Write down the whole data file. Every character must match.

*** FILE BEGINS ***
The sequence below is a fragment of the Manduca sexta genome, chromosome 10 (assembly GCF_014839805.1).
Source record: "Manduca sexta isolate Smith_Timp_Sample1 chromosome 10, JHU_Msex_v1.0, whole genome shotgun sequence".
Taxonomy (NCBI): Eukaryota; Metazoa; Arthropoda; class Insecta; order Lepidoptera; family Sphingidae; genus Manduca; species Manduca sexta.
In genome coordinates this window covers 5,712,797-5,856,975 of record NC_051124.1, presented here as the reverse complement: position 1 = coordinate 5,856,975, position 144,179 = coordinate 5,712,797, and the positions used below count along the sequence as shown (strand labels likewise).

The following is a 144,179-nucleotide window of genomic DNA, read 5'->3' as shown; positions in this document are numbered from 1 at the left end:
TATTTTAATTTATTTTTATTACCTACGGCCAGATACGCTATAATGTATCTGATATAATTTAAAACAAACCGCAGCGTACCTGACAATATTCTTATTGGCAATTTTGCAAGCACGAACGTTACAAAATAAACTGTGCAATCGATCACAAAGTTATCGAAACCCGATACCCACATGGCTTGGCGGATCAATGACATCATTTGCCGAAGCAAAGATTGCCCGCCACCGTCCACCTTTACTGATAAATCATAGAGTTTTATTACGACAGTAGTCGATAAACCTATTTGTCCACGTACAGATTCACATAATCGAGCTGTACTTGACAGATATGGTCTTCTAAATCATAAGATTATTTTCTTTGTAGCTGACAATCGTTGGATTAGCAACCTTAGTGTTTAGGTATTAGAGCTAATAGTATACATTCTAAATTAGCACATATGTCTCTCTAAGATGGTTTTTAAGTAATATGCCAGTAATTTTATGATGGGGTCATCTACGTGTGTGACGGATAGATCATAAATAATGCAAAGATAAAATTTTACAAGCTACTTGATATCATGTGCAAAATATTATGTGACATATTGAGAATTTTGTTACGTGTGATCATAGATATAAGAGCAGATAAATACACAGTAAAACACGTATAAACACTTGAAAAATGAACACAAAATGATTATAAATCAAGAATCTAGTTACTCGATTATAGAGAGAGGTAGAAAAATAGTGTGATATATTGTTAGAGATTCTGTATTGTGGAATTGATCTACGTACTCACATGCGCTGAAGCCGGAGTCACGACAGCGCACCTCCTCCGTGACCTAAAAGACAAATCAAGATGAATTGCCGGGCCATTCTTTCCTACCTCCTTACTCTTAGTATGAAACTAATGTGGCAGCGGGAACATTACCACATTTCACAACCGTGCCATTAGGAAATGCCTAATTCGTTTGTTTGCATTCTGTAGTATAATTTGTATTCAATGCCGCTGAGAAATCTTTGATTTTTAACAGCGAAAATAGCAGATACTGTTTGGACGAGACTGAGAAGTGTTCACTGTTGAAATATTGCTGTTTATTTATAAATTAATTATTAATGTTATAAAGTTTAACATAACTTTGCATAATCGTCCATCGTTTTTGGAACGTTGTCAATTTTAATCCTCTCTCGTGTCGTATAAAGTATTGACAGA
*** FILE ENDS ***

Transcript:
The sequence below is a fragment of the Manduca sexta genome, chromosome 10 (assembly GCF_014839805.1).
Source record: "Manduca sexta isolate Smith_Timp_Sample1 chromosome 10, JHU_Msex_v1.0, whole genome shotgun sequence".
Taxonomy (NCBI): Eukaryota; Metazoa; Arthropoda; class Insecta; order Lepidoptera; family Sphingidae; genus Manduca; species Manduca sexta.
In genome coordinates this window covers 5,712,797-5,856,975 of record NC_051124.1, presented here as the reverse complement: position 1 = coordinate 5,856,975, position 144,179 = coordinate 5,712,797, and the positions used below count along the sequence as shown (strand labels likewise).

The following is a 144,179-nucleotide window of genomic DNA, read 5'->3' as shown; positions in this document are numbered from 1 at the left end:
TATTTTAATTTATTTTTATTACCTACGGCCAGATACGCTATAATGTATCTGATATAATTTAAAACAAACCGCAGCGTACCTGACAATATTCTTATTGGCAATTTTGCAAGCACGAACGTTACAAAATAAACTGTGCAATCGATCACAAAGTTATCGAAACCCGATACCCACATGGCTTGGCGGATCAATGACATCATTTGCCGAAGCAAAGATTGCCCGCCACCGTCCACCTTTACTGATAAATCATAGAGTTTTATTACGACAGTAGTCGATAAACCTATTTGTCCACGTACAGATTCACATAATCGAGCTGTACTTGACAGATATGGTCTTCTAAATCATAAGATTATTTTCTTTGTAGCTGACAATCGTTGGATTAGCAACCTTAGTGTTTAGGTATTAGAGCTAATAGTATACATTCTAAATTAGCACATATGTCTCTCTAAGATGGTTTTTAAGTAATATGCCAGTAATTTTATGATGGGGTCATCTACGTGTGTGACGGATAGATCATAAATAATGCAAAGATAAAATTTTACAAGCTACTTGATATCATGTGCAAAATATTATGTGACATATTGAGAATTTTGTTACGTGTGATCATAGATATAAGAGCAGATAAATACACAGTAAAACACGTATAAACACTTGAAAAATGAACACAAAATGATTATAAATCAAGAATCTAGTTACTCGATTATAGAGAGAGGTAGAAAAATAGTGTGATATATTGTTAGAGATTCTGTATTGTGGAATTGATCTACGTACTCACATGCGCTGAAGCCGGAGTCACGACAGCGCACCTCCTCCGTGACCTAAAAGACAAATCAAGATGAATTGCCGGGCCATTCTTTCCTACCTCCTTACTCTTAGTATGAAACTAATGTGGCAGCGGGAACATTACCACATTTCACAACCGTGCCATTAGGAAATGCCTAATTCGTTTGTTTGCATTCTGTAGTATAATTTGTATTCAATGCCGCTGAGAAATCTTTGATTTTTAACAGCGAAAATAGCAGATACTGTTTGGACGAGACTGAGAAGTGTTCACTGTTGAAATATTGCTGTTTATTTATAAATTAATTATTAATGTTATAAAGTTTAACATAACTTTGCATAATCGTCCATCGTTTTTGGAACGTTGTCAATTTTAATCCTCTCTCGTGTCGTATAAAGTATTGACAGA